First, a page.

Hunt-Stein theorem

A theorem stating conditions under which there exists a maximin invariant test in a problem of statistical hypothesis testing.

Suppose that based on the realization of a random variable taking values in a sampling space , , it is necessary to test a hypothesis : against an alternative : , and it is assumed that the family is dominated by a certain -finite measure (cf. Domination). Next, suppose that on a transformation group acts that leaves invariant the problem of testing the hypothesis against , and let be the Borel -field of subsets of . The Hunt–Stein theorem asserts that if the following conditions hold:

1) the mapping is -measurable and for every set and any element ;

2) on there exists an asymptotically right-invariant sequence of measures in the sense that for any and , then for any statistical test intended for testing against and with critical function , there is an (almost-) invariant test with critical function such that for all , where is the group induced by .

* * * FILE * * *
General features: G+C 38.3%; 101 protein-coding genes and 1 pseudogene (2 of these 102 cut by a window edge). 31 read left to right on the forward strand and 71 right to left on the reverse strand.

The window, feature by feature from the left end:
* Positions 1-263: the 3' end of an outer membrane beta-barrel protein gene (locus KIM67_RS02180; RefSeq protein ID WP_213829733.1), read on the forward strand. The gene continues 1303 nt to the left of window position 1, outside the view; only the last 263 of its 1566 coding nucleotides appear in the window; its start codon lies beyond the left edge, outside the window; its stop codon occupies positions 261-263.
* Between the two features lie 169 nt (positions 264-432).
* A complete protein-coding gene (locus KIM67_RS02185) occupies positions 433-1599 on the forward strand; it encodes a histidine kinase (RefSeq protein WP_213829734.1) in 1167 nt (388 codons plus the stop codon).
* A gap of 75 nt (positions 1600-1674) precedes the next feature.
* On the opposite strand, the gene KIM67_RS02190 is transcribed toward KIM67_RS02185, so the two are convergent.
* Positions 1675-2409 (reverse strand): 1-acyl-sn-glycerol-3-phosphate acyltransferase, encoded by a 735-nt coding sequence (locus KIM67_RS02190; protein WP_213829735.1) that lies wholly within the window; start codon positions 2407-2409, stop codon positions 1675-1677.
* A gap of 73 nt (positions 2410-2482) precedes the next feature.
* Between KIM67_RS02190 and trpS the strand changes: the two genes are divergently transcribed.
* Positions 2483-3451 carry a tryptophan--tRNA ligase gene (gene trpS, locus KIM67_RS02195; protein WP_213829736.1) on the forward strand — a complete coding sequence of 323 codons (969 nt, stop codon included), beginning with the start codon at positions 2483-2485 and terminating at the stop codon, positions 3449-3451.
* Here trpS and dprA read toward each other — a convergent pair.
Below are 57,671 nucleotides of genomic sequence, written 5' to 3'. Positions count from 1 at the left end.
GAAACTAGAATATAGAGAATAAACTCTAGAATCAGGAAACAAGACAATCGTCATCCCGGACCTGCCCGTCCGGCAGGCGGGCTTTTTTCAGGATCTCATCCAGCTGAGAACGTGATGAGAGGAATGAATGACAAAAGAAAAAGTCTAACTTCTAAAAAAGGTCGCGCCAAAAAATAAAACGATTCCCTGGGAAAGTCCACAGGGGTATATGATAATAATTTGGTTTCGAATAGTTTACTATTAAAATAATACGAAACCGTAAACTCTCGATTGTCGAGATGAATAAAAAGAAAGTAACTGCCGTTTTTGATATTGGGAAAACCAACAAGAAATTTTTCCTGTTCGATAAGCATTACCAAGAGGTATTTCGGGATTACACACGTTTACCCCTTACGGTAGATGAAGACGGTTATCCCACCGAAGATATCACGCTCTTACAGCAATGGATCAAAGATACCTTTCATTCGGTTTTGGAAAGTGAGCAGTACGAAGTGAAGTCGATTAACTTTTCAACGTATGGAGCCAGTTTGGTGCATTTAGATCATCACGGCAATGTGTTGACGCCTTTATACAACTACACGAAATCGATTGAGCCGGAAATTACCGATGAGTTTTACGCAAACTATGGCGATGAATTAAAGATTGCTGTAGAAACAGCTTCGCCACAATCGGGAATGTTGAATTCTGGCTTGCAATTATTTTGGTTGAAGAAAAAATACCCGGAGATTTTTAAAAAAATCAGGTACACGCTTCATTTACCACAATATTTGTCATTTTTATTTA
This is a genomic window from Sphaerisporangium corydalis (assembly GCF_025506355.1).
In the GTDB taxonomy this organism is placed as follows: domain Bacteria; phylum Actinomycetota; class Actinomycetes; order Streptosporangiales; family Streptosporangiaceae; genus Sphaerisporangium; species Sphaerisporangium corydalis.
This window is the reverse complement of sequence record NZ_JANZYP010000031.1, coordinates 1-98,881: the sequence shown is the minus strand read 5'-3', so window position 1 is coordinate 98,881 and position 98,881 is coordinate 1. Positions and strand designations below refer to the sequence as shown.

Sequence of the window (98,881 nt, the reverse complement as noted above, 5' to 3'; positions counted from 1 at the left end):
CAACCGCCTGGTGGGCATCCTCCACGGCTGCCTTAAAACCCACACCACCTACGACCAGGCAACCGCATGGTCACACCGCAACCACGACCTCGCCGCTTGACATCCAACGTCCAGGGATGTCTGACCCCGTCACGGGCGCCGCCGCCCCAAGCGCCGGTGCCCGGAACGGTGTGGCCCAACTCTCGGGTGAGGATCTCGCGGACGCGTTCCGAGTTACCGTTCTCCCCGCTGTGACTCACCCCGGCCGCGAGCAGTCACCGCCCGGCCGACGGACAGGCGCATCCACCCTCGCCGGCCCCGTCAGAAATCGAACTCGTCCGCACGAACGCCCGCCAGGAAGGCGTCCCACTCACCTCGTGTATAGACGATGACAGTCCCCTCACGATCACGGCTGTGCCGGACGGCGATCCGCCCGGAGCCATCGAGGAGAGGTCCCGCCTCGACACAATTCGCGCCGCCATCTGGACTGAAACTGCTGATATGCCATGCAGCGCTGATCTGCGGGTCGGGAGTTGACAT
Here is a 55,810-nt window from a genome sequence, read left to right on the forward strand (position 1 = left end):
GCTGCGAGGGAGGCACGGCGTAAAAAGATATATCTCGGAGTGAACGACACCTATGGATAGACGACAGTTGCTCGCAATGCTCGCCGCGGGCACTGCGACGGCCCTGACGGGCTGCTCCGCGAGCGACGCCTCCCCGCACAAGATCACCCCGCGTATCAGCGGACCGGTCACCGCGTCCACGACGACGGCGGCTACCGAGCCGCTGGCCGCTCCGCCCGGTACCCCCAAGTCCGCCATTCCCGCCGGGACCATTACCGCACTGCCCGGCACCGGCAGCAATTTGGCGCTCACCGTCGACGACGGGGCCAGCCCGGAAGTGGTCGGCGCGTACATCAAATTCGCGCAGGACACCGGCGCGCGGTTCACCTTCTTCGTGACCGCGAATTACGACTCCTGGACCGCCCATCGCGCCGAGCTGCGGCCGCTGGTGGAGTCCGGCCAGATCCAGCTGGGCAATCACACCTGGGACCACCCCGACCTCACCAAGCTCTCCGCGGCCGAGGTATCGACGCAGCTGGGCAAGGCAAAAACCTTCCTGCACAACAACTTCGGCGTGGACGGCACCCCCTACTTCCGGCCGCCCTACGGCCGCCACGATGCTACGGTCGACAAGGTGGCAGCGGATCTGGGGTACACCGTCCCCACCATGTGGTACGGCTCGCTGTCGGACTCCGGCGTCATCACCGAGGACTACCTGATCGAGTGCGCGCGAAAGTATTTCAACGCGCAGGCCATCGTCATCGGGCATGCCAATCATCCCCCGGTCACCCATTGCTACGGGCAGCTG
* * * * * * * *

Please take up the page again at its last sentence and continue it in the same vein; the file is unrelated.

The Hunt–Stein theorem implies that if there exists a statistical test of level with critical function that maximizes , then there also exists an (almost-) invariant test with the same property.

Condition 2) holds necessarily when is a locally compact group on which a right-invariant Haar measure is given. The Hunt–Stein theorem shows that if satisfies the conditions of the theorem, then in any problem of statistical hypothesis testing that is invariant relative to and on which there exists a uniformly most-powerful test, this test is a maximin test.

Conversely, suppose that in some problem of statistical hypotheses testing that is invariant under a group it is established that a uniformly most-powerful test is not a maximin test. This means that the conditions of the Hunt–Stein theorem are violated. In this connection there arises the question: Can a given test be maximin in another problem of hypothesis testing that is invariant under the same group ? The answer to this question depends not only on the group , but also on the family of distributions itself.

The theorem was obtained by G. Hunt and C. Stein in 1946, see .